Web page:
Several years ago when we were planning to retire from our in-town occupations, many people would ask, “What will you do? Won’t you miss having your work to come to each day? Won’t you be bored?” The answer was always that we might miss the daily contact with customers, co-workers, or the general public that had been part of our daily routines for so many years, but we would definitely not miss having to leave our homeplace each day to go work at projects determined by someone else according to a schedule set by others. What to do was no concern since we had enough ideas for several lifetimes of things to do both separately and together. And please don’t mention that word “bored”; I can’t understand anyone with even half a mind ever having reason to be bored.
There is always plenty to be done around here, both work and non-work. I started to say play, but some of the non-work activities (writing, designing and planning building projects, photography) are more serious than play. Entertainment doesn’t cover it all, though we do make time for going to bluegrass jam sessions (as audience, not performers), listening to audiobooks, and traveling to attend grandchildren’s plays and concerts and sports events. Leisure sounds too much like sitting and doing nothing, which we sometimes do, but usually it’s more a matter of resting after some other strenuous activity. So there is plenty to do and we usually have pretty full days.
My best friend/partner/spouse usually (actually always) gets going faster in the mornings; I’m more of a slow starter, but once I get busy I often go straight through for eight to ten hours.
There has been lots of hard physical work in the years since retirement. There was hard work before retirement as well, but now there are more hours at home to devote to the physical tasks of construction, gardening, mowing, tree cutting and clearing, winter snow shoveling, and others. I realized recently that my weight fluctuates significantly from winter when I’m less active to summer when most of the more demanding work comes along; then I’m fifteen to twenty pounds lighter (about ten percent of my usual body weight).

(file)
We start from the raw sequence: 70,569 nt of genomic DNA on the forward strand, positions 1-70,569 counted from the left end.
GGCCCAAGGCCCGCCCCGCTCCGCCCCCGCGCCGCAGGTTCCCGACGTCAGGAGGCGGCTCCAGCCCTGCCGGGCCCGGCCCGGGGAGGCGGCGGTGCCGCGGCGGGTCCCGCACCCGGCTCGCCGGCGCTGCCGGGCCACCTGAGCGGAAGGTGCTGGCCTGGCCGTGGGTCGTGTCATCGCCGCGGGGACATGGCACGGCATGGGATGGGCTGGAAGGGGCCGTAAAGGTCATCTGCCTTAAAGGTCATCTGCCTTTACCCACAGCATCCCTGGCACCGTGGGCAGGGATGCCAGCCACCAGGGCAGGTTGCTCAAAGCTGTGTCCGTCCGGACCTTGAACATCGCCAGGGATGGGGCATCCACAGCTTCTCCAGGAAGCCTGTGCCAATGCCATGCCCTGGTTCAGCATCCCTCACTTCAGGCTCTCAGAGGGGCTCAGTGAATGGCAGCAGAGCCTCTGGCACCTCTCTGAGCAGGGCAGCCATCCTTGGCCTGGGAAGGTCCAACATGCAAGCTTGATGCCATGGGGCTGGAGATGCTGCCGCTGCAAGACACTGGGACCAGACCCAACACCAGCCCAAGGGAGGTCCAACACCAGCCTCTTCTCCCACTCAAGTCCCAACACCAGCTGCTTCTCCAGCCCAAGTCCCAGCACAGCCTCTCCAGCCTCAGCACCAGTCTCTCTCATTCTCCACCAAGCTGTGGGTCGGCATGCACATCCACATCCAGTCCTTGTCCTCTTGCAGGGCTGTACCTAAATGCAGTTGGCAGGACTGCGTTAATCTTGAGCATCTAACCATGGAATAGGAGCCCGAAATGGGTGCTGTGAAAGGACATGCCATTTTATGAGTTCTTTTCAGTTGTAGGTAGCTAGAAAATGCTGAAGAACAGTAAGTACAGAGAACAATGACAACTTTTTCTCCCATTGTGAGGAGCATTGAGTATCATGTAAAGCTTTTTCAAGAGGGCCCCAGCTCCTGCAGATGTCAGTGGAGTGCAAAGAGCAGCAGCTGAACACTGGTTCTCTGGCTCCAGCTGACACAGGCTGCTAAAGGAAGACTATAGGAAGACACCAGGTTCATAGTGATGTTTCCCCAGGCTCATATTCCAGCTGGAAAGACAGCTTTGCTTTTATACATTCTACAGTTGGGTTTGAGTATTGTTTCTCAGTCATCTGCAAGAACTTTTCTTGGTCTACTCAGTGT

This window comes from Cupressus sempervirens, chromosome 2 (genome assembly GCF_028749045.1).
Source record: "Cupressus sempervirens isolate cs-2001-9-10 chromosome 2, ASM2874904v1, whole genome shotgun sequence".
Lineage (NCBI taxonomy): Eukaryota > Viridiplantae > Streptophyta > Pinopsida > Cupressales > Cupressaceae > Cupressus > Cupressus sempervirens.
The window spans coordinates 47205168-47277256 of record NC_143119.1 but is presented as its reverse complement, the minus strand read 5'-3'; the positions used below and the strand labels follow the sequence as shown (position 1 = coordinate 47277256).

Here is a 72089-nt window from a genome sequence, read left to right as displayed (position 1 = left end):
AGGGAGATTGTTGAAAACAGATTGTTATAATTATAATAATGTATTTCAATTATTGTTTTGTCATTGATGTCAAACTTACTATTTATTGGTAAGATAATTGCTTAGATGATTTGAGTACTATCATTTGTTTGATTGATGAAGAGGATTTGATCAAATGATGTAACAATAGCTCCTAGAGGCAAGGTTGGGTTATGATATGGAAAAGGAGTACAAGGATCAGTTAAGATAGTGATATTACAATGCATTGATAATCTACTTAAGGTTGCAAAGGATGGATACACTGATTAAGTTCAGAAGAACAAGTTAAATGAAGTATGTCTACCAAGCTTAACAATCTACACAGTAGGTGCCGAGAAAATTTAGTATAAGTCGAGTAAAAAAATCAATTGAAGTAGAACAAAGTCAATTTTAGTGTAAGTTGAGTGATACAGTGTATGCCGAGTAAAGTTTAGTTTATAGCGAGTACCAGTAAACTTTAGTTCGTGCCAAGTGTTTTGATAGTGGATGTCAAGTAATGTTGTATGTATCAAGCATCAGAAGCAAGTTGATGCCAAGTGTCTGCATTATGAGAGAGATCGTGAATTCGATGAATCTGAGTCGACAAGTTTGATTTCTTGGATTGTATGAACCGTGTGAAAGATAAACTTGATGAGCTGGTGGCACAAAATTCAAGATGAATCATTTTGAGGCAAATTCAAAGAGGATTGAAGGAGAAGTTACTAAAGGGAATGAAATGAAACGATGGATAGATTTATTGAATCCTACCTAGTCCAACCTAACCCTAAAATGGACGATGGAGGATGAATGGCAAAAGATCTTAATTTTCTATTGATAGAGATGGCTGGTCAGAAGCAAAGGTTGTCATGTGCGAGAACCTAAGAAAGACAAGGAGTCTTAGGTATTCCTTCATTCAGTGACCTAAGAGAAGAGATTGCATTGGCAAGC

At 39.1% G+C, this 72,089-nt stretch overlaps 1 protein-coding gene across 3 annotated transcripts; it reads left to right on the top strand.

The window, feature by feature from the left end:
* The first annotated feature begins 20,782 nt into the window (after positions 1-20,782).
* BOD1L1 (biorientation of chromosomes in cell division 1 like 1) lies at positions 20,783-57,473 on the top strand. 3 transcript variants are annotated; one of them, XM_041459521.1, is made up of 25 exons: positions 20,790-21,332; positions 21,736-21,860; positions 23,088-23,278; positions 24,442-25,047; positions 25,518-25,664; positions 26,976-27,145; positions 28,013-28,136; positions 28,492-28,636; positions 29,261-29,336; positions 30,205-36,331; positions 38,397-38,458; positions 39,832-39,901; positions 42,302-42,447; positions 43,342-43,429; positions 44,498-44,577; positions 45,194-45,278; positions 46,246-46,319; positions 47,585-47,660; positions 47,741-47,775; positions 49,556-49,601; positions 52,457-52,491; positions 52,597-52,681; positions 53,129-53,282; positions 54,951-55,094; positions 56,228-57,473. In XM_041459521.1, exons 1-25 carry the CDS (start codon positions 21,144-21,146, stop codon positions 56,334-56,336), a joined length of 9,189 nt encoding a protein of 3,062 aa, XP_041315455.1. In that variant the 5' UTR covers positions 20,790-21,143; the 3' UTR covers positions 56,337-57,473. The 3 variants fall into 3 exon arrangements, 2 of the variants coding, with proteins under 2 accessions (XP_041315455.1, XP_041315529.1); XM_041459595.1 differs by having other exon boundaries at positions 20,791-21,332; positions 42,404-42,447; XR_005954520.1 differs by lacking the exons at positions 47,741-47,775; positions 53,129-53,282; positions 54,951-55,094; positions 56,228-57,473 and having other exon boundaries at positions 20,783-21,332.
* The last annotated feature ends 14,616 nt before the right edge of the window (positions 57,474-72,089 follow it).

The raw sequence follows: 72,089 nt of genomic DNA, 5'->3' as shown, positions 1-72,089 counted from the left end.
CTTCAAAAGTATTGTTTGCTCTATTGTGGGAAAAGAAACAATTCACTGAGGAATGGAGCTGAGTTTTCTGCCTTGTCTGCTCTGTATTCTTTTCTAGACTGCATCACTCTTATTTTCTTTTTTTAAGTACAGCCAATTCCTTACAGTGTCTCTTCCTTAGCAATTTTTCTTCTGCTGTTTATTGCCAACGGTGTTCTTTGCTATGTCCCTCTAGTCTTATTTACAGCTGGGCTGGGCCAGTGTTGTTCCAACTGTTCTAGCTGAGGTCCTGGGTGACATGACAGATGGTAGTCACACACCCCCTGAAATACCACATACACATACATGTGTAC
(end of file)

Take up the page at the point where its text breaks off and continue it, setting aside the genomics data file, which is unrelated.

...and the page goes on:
Some days when I’m working I’m reminded of my days playing sports in my youth. I started team sports when I was six or seven years old and continued throughout high school. I worked hard at both practices and competitions, trying to always give it my all. The coaches were always pushing us to go harder and I did my best to do what they asked. I was usually worn out at the end of the day. Memories of those times come back to me as I work for hours digging to make planting beds, climbing up and down the ladder to put siding on the house, cutting trees and physically moving heavy logs, carrying fifty-pound bags of soil down the hill to the garden and then climbing up to do it over and over again. Thoughts keep going through my head, “Push harder. Keep going. You can do it.” There wouldn’t seem to be an obvious connection between childhood sports teams and the things I’m doing now, but apparently I learned a lot from those early efforts that is still with me today.
Sometimes CeCe worries about me working too hard, not taking enough breaks, wearing myself out. I’ve learned to be sure to take better care of myself, to not push myself unreasonably. The physical changes that have come with aging also help to remind me that maybe I’ve done enough of a given task for this day. But I’ve also said and continue to say, “If I should keel over in the midst of working one of these days, I want you and the rest of the family to know that these were things I wanted to do and that I enjoyed doing even though they were often physically difficult. I have been happy as I have been working. It wouldn’t be a bad way to go.”